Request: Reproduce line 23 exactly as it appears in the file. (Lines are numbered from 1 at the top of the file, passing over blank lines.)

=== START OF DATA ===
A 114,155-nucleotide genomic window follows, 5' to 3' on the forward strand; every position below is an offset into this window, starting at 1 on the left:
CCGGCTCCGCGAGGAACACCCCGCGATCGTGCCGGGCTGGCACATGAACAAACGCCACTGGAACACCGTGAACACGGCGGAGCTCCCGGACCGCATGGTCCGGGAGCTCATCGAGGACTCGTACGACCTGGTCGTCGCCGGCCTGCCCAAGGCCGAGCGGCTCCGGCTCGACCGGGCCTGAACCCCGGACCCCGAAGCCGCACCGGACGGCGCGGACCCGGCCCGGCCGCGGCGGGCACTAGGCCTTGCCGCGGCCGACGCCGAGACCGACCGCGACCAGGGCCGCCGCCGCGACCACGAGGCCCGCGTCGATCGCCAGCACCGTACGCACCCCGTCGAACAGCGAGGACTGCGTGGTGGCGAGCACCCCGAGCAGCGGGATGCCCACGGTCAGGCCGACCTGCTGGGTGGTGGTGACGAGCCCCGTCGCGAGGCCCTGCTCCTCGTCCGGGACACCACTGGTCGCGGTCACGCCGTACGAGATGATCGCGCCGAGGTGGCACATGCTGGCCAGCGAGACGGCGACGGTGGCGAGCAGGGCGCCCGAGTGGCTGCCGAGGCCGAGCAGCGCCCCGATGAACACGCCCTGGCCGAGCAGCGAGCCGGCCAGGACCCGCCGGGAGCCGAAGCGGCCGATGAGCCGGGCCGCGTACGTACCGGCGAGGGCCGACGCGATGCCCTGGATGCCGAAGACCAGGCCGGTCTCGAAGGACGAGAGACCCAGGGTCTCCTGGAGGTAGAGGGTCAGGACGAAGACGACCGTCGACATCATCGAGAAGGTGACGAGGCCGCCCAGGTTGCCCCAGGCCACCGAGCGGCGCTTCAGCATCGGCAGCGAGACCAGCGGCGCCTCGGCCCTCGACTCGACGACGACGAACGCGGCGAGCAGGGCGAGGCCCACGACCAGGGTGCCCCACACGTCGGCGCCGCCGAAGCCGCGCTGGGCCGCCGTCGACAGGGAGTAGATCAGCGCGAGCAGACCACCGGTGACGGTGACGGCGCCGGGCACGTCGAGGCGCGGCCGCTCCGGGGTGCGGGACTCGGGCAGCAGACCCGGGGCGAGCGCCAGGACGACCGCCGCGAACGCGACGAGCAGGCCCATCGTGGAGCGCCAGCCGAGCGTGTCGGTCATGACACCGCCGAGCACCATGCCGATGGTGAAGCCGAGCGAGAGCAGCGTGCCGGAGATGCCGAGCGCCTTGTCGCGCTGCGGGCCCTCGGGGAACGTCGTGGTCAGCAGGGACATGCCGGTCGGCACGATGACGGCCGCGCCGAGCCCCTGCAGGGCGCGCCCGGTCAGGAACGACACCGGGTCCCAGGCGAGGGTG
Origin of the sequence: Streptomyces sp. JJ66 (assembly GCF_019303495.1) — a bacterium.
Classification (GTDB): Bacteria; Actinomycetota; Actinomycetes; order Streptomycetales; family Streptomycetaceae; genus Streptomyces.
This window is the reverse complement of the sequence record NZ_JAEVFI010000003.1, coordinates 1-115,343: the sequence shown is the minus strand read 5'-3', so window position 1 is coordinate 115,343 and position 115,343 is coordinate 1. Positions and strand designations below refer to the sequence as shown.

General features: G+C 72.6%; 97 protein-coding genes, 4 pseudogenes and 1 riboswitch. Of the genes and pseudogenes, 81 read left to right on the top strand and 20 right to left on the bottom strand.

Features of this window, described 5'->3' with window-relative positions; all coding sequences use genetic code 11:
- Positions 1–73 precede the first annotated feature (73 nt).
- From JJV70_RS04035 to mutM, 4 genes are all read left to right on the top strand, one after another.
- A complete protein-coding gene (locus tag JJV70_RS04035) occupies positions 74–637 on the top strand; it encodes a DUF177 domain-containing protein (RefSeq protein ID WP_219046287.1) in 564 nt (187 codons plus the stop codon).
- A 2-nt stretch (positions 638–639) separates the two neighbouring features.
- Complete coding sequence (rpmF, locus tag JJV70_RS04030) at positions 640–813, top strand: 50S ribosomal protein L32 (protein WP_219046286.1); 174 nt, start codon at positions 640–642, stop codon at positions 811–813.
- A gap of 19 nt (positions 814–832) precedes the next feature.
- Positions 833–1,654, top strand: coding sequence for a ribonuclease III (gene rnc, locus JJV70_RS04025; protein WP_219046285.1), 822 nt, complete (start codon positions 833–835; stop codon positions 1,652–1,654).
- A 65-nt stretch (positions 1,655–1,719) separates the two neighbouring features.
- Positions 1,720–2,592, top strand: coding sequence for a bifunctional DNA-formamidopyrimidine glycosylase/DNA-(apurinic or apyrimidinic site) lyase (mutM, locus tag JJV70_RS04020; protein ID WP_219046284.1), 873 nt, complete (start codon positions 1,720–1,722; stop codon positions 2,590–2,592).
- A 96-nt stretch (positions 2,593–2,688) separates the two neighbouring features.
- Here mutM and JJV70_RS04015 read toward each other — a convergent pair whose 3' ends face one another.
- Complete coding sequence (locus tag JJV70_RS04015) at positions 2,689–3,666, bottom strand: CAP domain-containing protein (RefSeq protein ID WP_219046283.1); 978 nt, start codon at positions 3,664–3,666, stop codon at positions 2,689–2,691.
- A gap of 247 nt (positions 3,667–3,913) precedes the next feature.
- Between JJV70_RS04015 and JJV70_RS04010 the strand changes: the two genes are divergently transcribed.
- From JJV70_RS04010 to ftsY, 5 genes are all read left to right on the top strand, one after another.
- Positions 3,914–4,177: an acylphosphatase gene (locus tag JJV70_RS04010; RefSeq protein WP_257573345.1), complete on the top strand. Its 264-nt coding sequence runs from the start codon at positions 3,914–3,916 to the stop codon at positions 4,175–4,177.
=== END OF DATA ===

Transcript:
- Positions 3,914–4,177: an acylphosphatase gene (locus tag JJV70_RS04010; RefSeq protein WP_257573345.1), complete on the top strand. Its 264-nt coding sequence runs from the start codon at positions 3,914–3,916 to the stop codon at positions 4,175–4,177.